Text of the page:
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Please Don't Use the Accessible Restroom If You're Not Disabled


I was in town recently and needed the restroom, but the stall for people with disabilities was occupied, with the unmistakable clicking sound of texting coming from within. Normally I would wait for the occupant to finish, but because I have colitis, I was desperate. In the remaining stalls, the toilets were very low and there were no grab bars. Arthritic knees and multiple sclerosis made lowering myself to that level and raising myself again difficult and painful.

Moments later, a young woman came out of the accessible stall, walking briskly as she tucked her phone into her pocket. I try not to worry about who has a disability and who does not, but I wondered if she really needed the accommodations of that stall.

Because I have so often been denied access to the stall I needed, I have developed a few pointed behaviors. If I am physically able to wait, I do. When other people waiting ask if I want an available stall, I simply explain that I need the accessible one. If I cannot wait, I take the closest stall and place my cane against the divider where it is easily visible. If the person occupying the stall is not disabled, I admit to hoping they feel guilty and even ashamed.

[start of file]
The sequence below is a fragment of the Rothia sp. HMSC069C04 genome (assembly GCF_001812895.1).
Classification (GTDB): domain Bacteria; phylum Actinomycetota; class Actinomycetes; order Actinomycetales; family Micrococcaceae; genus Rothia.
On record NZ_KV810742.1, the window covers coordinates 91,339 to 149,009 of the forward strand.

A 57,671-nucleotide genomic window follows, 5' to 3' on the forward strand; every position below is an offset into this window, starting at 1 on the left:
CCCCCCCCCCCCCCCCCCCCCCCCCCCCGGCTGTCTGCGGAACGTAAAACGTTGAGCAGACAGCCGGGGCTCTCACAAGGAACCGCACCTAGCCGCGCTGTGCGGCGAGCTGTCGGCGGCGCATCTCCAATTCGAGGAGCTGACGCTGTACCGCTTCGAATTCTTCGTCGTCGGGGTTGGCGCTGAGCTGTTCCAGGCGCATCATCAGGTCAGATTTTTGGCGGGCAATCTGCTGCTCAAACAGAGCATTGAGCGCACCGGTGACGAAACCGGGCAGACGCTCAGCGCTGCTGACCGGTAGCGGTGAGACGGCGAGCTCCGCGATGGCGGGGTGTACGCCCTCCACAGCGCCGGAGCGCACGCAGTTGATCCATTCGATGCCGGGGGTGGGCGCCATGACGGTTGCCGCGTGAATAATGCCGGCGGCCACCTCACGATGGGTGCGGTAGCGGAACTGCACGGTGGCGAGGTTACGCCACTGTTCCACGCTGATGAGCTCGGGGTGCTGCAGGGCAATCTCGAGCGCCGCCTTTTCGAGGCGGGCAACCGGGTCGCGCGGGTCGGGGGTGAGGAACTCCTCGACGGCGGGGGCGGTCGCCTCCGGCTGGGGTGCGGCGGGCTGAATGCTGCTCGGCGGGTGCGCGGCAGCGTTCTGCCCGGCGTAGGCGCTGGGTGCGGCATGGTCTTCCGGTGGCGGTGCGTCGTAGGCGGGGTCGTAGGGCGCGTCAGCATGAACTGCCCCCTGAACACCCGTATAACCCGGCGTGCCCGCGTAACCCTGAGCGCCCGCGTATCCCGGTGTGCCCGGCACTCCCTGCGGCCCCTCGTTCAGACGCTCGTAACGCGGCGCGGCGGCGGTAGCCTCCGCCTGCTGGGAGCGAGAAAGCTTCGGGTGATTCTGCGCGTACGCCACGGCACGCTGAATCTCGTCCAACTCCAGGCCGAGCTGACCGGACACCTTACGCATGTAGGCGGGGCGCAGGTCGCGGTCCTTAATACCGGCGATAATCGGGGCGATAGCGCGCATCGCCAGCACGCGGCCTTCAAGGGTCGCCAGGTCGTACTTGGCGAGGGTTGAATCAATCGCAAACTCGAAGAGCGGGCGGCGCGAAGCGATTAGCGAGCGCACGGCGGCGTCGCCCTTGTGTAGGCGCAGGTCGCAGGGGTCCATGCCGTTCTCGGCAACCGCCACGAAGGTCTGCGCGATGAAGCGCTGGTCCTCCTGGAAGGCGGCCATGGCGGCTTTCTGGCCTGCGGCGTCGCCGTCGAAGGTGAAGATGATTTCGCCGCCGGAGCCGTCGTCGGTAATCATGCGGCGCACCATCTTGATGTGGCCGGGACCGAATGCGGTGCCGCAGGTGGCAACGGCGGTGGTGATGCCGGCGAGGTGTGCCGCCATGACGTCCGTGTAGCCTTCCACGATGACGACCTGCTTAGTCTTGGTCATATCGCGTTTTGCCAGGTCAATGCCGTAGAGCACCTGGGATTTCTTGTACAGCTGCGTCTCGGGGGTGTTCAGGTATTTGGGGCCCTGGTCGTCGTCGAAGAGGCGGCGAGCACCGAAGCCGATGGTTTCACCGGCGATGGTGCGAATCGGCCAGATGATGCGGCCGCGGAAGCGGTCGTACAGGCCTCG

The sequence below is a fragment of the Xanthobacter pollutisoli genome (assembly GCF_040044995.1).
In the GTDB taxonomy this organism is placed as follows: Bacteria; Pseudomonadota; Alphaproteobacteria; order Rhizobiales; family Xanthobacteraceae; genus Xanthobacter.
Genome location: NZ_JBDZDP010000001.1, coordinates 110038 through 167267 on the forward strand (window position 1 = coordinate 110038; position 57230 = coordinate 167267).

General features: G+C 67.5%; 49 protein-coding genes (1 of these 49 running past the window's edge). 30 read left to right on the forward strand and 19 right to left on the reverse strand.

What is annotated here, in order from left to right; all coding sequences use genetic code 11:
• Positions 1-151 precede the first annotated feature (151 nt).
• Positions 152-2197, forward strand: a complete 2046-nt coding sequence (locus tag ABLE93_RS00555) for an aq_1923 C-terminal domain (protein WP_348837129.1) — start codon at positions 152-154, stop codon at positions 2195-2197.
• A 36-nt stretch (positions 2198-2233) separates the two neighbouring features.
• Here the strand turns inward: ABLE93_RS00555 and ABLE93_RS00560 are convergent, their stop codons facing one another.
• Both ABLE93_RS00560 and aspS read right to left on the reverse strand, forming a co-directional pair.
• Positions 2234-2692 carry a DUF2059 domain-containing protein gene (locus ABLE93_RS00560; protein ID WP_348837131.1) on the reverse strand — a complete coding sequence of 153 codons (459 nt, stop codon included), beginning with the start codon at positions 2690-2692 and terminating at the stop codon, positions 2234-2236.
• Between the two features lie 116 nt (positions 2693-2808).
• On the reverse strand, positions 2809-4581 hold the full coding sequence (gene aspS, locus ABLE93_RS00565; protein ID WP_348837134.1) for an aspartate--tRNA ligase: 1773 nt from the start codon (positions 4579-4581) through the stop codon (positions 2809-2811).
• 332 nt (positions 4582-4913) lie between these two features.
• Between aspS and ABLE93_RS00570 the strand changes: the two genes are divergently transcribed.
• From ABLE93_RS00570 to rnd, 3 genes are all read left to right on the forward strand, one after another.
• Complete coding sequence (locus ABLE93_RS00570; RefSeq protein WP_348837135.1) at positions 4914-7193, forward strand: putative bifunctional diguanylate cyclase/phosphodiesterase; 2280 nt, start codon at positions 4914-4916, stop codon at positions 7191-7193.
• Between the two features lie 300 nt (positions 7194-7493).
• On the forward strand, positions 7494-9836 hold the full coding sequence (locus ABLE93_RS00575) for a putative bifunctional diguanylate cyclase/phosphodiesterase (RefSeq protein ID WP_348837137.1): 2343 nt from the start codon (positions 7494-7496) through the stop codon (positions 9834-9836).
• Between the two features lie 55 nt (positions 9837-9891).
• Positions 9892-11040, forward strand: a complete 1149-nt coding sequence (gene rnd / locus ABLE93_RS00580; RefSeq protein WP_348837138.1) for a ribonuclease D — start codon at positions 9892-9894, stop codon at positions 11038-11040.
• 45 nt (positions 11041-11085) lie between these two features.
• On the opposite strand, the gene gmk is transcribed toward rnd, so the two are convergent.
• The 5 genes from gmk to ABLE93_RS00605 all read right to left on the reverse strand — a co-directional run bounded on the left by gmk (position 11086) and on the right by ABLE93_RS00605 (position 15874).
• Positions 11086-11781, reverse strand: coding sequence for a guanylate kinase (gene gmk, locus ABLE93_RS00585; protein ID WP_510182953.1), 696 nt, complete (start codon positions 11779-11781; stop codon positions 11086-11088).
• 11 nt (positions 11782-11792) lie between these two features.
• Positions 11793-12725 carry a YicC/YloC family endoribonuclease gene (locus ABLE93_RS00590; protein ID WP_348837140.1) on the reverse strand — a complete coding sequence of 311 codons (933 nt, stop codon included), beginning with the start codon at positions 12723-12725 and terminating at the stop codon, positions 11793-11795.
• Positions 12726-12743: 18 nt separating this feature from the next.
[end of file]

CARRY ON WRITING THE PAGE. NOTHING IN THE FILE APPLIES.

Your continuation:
I have lived through this experience so many times that I have become a little irritated — and people without disabilities do not seem to understand the problem. Years ago, a colleague told me that she felt it was acceptable to use the roomier stall because of its size and comfort. Another close friend explained that employees at his job routinely used the accessible stall because it was cleaner. People seem to feel using the larger stall is acceptable if they need extra room for packages or changing clothes.

I don’t believe the stall for people with disabilities is completely off limits. When there is a long line of women waiting to use the restroom, it is only logical for an able-bodied person to use the accessible stall. However, there are ways to avoid doing so unnecessarily, to ensure people with mobility issues have access to stalls they need.

Recognize that even if the restroom is empty, a person with disabilities may arrive at any time and may be in desperate need.

Understand that although the stall for people with disabilities is roomier, it is intended for those with mobility issues, some of which may not be visible.

Use the regular stalls to assist non-disabled toddlers. If necessary because of the limited space, the door can be left open while a young mother shields the view and provides assistance. It can then be closed if she needs to use the toilet herself while her child stands inside. Some places also provide family restrooms.

Leave packages with a cashier or at a service desk for safety, rather than trying to take them into the stall.

Change clothes in the regular stalls, rather than the larger one intended to accommodate those with disabilities.

Limit texting and other phone uses to more appropriate times and places.

There are no legal restrictions on the use of restroom stalls intended for people with disabilities, but maybe it’s time we started thinking about who uses those stalls and for what purposes. Yes, regular stalls are sometimes very small, and using them can be awkward, but for a person with disabilities, it can be painful or impossible. Please remember that next time you use a public restroom.

Getty image by Helen89.